Chokk Chokk
1733 reviews
The Metro in Rome May 11, 2008
What do you expect from a Metro in Rome? Actually I didn’t have any wild expectations unless than it probably wouldn’t work perfectly. Well arriving a day where there is a strike did only confirm my expectations.

Today there are 2 Metro lines running in Rome but some construction work in different streets indicated that they were working on a line C as supplement to the two current A and B. Linea A runs from Battistini to Anagnina and in general I found this line much cleaner than the other one. On top of this these trains were not totally filled with graffiti. Linea B runs from Rebibbia to Laurentina.

I found the ticket prices fair compared to other cities. We both bought a week card for 16€ that worked on all busses as well. We found this very practical and I was nice not having to think about tickets more on our visit. Tickets can be bought in machines on the station and this system works rather well.

I was in general pleased with the service that was provided.
Kaija on her way down to the Metro…
Kaija on her way down to the Metro…
Waiting for the train at the Metro…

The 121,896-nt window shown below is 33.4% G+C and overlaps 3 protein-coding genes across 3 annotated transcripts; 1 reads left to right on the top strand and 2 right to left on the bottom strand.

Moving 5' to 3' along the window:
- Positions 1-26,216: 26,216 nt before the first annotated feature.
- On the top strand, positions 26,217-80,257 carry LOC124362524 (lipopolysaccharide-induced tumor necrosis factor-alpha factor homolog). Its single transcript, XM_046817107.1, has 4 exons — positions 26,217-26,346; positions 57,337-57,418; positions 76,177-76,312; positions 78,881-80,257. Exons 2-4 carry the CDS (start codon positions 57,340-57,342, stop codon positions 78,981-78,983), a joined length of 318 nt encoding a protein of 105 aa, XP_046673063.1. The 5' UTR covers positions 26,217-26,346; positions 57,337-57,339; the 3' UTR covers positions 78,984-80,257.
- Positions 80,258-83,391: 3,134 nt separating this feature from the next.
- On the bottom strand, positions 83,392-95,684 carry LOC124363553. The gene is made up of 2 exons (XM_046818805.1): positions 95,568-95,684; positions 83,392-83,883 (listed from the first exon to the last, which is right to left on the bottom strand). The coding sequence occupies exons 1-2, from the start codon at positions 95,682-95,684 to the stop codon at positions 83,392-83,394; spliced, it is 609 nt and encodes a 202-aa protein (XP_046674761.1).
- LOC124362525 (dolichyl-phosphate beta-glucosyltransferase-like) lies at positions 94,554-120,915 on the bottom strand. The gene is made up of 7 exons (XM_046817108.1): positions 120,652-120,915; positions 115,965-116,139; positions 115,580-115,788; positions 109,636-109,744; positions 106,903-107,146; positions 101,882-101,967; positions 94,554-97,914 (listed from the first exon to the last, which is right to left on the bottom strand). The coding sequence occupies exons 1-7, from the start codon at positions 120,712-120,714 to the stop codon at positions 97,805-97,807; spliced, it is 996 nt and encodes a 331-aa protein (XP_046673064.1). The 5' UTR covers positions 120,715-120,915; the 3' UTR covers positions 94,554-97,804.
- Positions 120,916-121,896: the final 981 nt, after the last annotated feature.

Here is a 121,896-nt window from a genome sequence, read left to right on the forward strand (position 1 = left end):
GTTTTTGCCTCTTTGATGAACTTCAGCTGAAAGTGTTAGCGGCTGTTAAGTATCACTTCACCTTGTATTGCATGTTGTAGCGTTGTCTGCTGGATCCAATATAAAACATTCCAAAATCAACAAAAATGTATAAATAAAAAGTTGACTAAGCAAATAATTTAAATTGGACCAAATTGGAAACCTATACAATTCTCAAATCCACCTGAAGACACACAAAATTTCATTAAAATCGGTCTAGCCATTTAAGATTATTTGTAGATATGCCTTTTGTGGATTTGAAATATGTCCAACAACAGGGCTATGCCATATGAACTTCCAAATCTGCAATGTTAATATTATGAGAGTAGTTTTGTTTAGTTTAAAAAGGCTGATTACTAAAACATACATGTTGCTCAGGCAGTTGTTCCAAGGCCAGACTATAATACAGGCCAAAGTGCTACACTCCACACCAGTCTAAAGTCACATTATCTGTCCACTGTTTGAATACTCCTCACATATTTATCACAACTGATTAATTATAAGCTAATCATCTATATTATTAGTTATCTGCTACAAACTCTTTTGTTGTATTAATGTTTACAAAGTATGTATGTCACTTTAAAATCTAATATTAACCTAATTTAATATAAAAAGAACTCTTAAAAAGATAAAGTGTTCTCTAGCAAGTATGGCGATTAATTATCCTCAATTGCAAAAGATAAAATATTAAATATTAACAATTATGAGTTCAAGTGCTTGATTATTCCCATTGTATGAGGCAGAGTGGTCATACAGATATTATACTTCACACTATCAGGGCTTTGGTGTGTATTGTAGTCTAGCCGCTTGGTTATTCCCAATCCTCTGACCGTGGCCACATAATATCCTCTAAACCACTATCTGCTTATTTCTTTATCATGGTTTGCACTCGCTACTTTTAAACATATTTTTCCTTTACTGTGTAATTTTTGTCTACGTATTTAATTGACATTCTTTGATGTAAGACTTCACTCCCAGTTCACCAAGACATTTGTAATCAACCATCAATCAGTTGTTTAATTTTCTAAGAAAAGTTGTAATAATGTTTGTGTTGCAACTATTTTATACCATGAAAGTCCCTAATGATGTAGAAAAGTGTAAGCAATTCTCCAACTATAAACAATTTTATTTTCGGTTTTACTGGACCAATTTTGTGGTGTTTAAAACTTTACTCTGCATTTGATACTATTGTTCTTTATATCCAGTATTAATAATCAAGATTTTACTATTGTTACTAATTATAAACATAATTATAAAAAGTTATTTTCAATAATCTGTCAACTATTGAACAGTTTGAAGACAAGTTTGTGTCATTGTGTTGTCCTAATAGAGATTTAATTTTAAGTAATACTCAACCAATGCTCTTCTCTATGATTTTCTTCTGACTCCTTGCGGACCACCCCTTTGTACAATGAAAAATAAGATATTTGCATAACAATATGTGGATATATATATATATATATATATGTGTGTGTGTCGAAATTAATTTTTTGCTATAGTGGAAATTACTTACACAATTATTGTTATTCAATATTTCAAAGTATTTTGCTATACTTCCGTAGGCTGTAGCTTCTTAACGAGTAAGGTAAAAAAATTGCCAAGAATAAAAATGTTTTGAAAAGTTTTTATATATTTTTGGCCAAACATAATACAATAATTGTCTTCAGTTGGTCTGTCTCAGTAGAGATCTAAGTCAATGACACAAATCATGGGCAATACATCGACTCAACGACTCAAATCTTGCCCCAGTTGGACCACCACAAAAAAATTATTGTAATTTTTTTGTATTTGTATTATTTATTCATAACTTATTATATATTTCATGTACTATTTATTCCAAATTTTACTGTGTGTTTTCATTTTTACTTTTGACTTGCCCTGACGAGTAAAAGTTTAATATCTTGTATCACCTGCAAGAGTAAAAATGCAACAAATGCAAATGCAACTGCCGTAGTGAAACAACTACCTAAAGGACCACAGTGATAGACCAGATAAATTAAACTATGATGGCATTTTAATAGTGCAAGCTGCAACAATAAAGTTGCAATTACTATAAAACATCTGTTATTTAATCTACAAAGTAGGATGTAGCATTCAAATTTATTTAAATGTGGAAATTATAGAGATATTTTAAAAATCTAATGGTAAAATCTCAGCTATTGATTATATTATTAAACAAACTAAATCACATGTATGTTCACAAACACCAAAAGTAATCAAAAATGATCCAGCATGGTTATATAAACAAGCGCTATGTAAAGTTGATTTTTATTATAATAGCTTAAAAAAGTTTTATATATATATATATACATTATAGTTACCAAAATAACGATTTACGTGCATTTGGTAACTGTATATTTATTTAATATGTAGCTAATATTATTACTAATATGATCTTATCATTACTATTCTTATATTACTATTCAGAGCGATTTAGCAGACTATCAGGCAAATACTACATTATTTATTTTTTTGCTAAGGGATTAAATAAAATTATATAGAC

Waiting for the train at the Metro…
2 / 2 TravBuddies found this review helpful/trustworthy
Jamal1280 says:
When I traveled to Rome, I stayed with a family in Mentana. We would catch the Tren Italia from Monteredondo everyday into Rome, and then get on the Metro. The trains were pretty good, I thought, and the stations reminded me very much of New York City - especially because of the graffiti, which really surprised me.
Posted on: Aug 14, 2010
Joost1976 says:
great blog my friend, very worthfull
Posted on: Feb 08, 2009
Joost1976 says:
great info, its also worth visiting Calabria (mezzogiorno) its also famous for its history and its cultural inharitage, 1 hour flight from Rome to Lamezia Terme. a gre
Posted on: Feb 08, 2009
donmario donmario
2 reviews
Use Rail Travel as often as possible May 10, 2008
When traveling to Rome, arrange to arrival time be be during daylight hours..

Also use the Train to travel into Rome from the Airport it is a lot cheaper..

When booking accomadation, make sure thats it's within 10 to 20 mts walk from the Railway station.. this way you will save a lot of money..

The Rome Railway Station is multi-level and can go down alot of stairs to different levels-- so always wear comfortable foot ware-- NO HIGH HEELS--

I also found that there was a lot of cheap places to eat in Vactian City